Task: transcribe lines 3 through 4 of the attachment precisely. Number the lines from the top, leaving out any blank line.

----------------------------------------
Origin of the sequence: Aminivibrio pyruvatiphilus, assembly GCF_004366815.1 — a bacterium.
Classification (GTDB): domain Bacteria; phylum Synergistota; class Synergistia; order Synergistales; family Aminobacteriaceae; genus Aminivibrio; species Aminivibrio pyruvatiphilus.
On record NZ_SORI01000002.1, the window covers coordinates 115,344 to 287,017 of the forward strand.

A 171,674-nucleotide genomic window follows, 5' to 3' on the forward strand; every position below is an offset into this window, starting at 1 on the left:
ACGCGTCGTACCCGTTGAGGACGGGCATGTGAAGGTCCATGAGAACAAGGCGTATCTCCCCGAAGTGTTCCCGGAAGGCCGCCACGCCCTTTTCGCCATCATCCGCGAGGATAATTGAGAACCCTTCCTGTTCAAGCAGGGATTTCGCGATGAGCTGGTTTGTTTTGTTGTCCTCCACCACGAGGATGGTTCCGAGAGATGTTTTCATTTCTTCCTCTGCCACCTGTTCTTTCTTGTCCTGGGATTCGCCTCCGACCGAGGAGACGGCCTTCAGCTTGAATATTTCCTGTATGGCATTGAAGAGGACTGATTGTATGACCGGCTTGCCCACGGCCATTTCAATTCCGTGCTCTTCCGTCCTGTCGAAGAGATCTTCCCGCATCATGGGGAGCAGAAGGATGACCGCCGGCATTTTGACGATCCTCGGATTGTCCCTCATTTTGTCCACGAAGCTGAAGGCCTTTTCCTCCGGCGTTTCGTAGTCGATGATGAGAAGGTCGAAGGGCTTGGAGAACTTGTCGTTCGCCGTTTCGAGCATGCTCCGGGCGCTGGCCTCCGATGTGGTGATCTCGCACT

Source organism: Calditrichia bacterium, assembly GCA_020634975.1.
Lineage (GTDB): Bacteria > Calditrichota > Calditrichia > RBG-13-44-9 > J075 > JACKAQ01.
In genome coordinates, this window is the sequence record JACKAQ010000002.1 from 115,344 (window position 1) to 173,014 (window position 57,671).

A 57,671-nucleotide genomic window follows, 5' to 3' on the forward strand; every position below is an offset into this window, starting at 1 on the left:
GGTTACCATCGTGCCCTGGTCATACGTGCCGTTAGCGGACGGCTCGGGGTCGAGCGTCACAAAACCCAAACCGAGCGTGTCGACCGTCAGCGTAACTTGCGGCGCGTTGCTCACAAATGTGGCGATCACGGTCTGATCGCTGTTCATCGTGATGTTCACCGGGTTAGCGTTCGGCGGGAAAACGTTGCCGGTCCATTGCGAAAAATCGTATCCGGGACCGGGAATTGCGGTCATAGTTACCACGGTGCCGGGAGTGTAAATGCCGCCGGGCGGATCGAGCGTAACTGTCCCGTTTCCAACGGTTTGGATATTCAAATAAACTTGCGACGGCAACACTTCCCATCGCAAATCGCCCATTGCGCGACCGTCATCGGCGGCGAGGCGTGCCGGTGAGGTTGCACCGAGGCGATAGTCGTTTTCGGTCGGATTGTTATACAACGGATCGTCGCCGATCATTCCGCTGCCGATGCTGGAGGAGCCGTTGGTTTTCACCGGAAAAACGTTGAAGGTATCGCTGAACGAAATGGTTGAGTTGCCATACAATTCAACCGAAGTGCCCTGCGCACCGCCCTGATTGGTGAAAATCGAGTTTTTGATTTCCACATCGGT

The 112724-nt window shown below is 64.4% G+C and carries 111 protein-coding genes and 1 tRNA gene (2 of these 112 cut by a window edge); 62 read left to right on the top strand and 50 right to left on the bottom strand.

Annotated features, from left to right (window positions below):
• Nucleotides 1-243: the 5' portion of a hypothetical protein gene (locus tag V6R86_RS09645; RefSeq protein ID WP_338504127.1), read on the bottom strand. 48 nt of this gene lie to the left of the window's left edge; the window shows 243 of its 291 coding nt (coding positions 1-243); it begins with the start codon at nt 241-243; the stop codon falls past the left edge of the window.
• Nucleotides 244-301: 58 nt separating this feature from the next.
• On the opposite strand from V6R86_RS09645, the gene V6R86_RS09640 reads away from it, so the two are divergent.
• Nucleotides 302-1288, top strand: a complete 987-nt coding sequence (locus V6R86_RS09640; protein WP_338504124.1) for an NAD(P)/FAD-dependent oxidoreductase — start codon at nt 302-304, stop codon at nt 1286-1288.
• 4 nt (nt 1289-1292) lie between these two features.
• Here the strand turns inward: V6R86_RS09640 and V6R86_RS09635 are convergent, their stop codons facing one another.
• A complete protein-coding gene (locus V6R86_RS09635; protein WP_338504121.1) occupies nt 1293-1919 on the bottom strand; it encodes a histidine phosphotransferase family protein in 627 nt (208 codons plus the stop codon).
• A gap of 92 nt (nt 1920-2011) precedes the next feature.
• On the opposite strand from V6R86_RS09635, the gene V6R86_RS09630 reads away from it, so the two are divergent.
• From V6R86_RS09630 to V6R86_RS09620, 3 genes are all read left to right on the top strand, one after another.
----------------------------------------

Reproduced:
On record NZ_SORI01000002.1, the window covers coordinates 115,344 to 287,017 of the forward strand.

A 171,674-nucleotide genomic window follows, 5' to 3' on the forward strand; every position below is an offset into this window, starting at 1 on the left: